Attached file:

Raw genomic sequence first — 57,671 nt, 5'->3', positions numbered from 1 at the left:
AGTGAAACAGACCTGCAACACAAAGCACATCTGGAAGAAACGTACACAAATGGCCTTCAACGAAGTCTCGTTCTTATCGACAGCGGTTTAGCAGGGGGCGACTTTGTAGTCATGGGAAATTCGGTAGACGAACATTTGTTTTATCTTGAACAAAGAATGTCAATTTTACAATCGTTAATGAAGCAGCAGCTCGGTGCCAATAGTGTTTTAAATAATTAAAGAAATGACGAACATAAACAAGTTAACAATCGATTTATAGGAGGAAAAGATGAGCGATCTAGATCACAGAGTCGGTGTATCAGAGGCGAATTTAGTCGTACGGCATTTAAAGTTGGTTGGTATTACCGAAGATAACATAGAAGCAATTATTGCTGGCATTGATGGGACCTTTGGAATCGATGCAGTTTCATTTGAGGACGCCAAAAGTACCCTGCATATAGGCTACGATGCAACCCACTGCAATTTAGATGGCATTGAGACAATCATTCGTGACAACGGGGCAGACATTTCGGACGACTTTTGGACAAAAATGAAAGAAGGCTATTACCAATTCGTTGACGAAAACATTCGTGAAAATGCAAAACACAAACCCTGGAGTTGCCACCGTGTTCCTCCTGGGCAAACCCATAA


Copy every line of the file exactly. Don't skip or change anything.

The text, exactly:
Raw genomic sequence first — 57,671 nt, 5'->3', positions numbered from 1 at the left:
AGTGAAACAGACCTGCAACACAAAGCACATCTGGAAGAAACGTACACAAATGGCCTTCAACGAAGTCTCGTTCTTATCGACAGCGGTTTAGCAGGGGGCGACTTTGTAGTCATGGGAAATTCGGTAGACGAACATTTGTTTTATCTTGAACAAAGAATGTCAATTTTACAATCGTTAATGAAGCAGCAGCTCGGTGCCAATAGTGTTTTAAATAATTAAAGAAATGACGAACATAAACAAGTTAACAATCGATTTATAGGAGGAAAAGATGAGCGATCTAGATCACAGAGTCGGTGTATCAGAGGCGAATTTAGTCGTACGGCATTTAAAGTTGGTTGGTATTACCGAAGATAACATAGAAGCAATTATTGCTGGCATTGATGGGACCTTTGGAATCGATGCAGTTTCATTTGAGGACGCCAAAAGTACCCTGCATATAGGCTACGATGCAACCCACTGCAATTTAGATGGCATTGAGACAATCATTCGTGACAACGGGGCAGACATTTCGGACGACTTTTGGACAAAAATGAAAGAAGGCTATTACCAATTCGTTGACGAAAACATTCGTGAAAATGCAAAACACAAACCCTGGAGTTGCCACCGTGTTCCTCCTGGGCAAACCCATAA